Tom Turner, product manager of grounding and bonding and power connectors at PANDUIT (, says:

Many data centers have loose busbar connectors. One reason that they loosen has to do with how the grounding cable (conductor) attaches to the connector. There are two options. First, mechanical connectors have a set screw that the installer bolts onto the conductor to hold it in place. The other type, known as compression connectors, has a barrel that the conductor slides into. Once in the connector, the installer uses a special tool to permanently deform the barrel to the conductor. The advantage of mechanical connectors is that they can be installed with a simple screwdriver or Allen wrench. The disadvantage of mechanical connectors is that they tend to loosen over time, requiring periodic maintenance. While compression connectors require special installation tooling, they never loosen, and so are preferred for telecommunications grounding applications.

Most industry-recognized telecommunications grounding design standards require that two-hole compression lugs be used on busbars. However, in practice, many one-hole mechanical lugs are used. So, the recommendation is to always specify “two-hole compression connectors on all telecommunications grounding busbars.” If you already have one-hole or mechanical busbar lugs and you cannot replace them, plan to re-torque the busbar attachment bolts and the conductor set screws every six months to make sure the connections stay tight.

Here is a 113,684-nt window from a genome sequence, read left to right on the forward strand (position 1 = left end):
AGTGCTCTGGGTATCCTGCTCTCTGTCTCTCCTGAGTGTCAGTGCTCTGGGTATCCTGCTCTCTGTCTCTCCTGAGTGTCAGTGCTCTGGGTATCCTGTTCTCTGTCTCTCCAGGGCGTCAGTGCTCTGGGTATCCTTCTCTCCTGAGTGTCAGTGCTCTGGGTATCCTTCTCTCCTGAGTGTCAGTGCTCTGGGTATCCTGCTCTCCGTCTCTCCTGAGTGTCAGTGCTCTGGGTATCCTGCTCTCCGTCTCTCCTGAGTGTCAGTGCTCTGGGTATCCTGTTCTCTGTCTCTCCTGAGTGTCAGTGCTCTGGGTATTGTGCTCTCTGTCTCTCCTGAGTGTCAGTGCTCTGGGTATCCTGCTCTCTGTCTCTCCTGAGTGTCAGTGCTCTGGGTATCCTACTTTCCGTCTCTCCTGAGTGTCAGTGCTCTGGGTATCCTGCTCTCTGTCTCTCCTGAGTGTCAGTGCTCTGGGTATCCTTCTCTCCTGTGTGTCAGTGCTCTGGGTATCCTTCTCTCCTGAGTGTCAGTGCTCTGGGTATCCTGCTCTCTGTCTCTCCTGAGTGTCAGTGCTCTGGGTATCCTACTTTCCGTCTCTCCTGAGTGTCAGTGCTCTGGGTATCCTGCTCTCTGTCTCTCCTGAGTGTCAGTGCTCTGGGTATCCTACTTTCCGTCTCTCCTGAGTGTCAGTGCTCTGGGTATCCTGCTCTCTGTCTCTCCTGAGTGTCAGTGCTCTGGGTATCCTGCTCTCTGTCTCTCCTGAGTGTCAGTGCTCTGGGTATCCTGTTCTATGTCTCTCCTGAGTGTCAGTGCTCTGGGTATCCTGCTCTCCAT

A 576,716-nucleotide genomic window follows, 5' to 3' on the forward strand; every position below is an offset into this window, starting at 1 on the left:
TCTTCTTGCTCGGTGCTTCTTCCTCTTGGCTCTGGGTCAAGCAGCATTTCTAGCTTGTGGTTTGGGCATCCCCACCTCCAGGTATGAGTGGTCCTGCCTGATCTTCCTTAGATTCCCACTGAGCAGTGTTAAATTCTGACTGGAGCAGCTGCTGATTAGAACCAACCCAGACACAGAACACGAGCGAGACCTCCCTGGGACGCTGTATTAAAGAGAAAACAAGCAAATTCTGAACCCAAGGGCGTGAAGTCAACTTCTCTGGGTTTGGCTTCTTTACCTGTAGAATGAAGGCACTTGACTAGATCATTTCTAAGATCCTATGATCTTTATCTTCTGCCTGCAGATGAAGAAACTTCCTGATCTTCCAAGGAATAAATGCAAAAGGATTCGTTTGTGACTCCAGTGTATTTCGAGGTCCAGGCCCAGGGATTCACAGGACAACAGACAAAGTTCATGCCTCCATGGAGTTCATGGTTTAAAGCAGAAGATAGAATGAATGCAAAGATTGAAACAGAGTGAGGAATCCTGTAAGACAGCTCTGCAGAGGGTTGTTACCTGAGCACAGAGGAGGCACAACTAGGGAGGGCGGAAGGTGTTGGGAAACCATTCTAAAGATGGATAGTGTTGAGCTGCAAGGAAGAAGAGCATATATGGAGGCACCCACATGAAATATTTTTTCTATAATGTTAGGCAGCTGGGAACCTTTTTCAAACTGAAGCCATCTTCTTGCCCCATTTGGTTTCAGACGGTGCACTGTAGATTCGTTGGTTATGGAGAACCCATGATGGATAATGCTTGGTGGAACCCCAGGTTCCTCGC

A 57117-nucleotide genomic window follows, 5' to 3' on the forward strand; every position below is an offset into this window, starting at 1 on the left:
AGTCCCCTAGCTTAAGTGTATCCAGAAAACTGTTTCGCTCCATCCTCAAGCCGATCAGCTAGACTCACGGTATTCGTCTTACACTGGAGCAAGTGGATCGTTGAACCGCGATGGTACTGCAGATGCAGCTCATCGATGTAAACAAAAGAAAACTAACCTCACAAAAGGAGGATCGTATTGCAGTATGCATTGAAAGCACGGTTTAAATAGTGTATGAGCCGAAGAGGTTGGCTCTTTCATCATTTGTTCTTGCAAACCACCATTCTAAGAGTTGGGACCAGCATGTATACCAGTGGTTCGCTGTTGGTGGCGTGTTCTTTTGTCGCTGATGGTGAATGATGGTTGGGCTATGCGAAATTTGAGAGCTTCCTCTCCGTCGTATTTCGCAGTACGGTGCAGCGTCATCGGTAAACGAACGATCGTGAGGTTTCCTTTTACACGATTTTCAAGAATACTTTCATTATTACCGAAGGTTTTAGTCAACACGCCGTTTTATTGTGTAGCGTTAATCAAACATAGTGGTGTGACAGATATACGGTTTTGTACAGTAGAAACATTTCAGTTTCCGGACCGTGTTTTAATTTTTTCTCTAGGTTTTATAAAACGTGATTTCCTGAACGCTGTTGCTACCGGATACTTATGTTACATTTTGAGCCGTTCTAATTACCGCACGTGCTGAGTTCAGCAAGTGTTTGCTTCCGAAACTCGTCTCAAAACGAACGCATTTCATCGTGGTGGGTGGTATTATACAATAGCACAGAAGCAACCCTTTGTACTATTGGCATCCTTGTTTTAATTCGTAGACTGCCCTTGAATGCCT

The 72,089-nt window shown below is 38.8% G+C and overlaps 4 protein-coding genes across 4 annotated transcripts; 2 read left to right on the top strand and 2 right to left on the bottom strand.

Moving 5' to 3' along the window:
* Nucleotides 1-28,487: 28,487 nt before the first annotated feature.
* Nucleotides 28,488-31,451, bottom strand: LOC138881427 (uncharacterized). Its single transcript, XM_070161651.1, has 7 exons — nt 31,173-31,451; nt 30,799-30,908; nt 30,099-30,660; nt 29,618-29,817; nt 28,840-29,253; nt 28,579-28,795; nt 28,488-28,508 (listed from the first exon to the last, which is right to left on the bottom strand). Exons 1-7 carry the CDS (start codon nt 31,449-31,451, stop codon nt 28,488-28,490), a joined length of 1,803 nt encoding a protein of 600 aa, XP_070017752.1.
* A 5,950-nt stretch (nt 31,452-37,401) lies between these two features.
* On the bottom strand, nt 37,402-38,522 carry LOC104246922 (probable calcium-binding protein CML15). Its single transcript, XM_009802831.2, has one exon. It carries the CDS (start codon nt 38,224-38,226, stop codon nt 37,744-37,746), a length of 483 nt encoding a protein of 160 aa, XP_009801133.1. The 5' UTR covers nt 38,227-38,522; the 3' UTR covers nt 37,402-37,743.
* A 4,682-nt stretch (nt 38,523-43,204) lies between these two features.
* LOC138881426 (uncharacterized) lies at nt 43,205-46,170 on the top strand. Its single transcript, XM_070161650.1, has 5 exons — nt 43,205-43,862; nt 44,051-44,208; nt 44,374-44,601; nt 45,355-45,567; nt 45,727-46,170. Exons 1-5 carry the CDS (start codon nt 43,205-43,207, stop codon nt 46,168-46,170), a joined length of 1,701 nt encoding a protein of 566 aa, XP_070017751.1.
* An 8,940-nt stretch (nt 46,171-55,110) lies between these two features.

Besides loose connections, another common problem is missing grounding connections. Most data centers have some form of bonding grid beneath the access floor. The bonding grid is recognized as the bare copper electrical wires that run throughout the length of the floor. This grid needs to be periodically bonded to the access floor, the cable pathways, the grounding busbar, and to most of the other large metal items in the room. Sometimes, the jumper wires that are used to connect the conductive surfaces are either not installed or taken off during a data center renovation and not replaced. Problems can be eliminated by utilizing infrastructure components that automatically create electrical bonds when assembled without the need for bonding jumpers.

Panduit addresses the risks inherent in complicated grounding systems like those found in data centers by designing our pathways, racks, and cabinets to be electrically continuous without the need for bonding conductors to connect their structural elements. In parts of the grounding system where grounding conductors are still required, Panduit offers kits with features like pre-terminated two-hole compression lugs. Use of these kits helps ensure that best-in-class installation practices are used so that your risk and maintenance requirements are significantly reduced.